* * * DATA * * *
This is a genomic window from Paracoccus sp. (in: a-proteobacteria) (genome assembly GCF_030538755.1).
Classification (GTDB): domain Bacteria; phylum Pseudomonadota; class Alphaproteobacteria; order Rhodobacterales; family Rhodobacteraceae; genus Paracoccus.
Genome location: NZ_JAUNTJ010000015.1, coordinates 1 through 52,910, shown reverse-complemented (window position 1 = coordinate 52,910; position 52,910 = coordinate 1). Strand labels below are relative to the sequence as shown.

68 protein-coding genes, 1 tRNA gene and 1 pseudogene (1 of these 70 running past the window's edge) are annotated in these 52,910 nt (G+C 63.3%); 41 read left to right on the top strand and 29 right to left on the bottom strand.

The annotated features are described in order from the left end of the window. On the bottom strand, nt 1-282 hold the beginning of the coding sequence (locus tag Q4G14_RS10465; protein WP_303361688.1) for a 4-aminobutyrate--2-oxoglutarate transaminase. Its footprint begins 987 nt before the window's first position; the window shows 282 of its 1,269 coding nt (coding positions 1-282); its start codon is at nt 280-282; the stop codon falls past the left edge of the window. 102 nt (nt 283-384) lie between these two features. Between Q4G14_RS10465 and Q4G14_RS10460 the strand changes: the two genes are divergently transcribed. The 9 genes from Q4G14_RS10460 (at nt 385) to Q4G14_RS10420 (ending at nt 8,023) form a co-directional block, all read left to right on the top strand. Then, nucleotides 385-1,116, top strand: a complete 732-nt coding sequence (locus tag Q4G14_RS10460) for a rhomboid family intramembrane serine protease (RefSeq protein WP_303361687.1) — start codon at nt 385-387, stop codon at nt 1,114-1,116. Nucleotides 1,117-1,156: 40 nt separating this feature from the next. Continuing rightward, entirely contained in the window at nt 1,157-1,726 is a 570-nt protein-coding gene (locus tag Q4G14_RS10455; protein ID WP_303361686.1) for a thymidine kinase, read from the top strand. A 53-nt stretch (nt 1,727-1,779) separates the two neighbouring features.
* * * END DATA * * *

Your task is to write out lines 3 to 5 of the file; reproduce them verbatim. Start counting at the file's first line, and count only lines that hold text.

Genome location: NZ_JAUNTJ010000015.1, coordinates 1 through 52,910, shown reverse-complemented (window position 1 = coordinate 52,910; position 52,910 = coordinate 1). Strand labels below are relative to the sequence as shown.

68 protein-coding genes, 1 tRNA gene and 1 pseudogene (1 of these 70 running past the window's edge) are annotated in these 52,910 nt (G+C 63.3%); 41 read left to right on the top strand and 29 right to left on the bottom strand.

The annotated features are described in order from the left end of the window. On the bottom strand, nt 1-282 hold the beginning of the coding sequence (locus tag Q4G14_RS10465; protein WP_303361688.1) for a 4-aminobutyrate--2-oxoglutarate transaminase. Its footprint begins 987 nt before the window's first position; the window shows 282 of its 1,269 coding nt (coding positions 1-282); its start codon is at nt 280-282; the stop codon falls past the left edge of the window. 102 nt (nt 283-384) lie between these two features. Between Q4G14_RS10465 and Q4G14_RS10460 the strand changes: the two genes are divergently transcribed. The 9 genes from Q4G14_RS10460 (at nt 385) to Q4G14_RS10420 (ending at nt 8,023) form a co-directional block, all read left to right on the top strand. Then, nucleotides 385-1,116, top strand: a complete 732-nt coding sequence (locus tag Q4G14_RS10460) for a rhomboid family intramembrane serine protease (RefSeq protein WP_303361687.1) — start codon at nt 385-387, stop codon at nt 1,114-1,116. Nucleotides 1,117-1,156: 40 nt separating this feature from the next. Continuing rightward, entirely contained in the window at nt 1,157-1,726 is a 570-nt protein-coding gene (locus tag Q4G14_RS10455; protein ID WP_303361686.1) for a thymidine kinase, read from the top strand. A 53-nt stretch (nt 1,727-1,779) separates the two neighbouring features.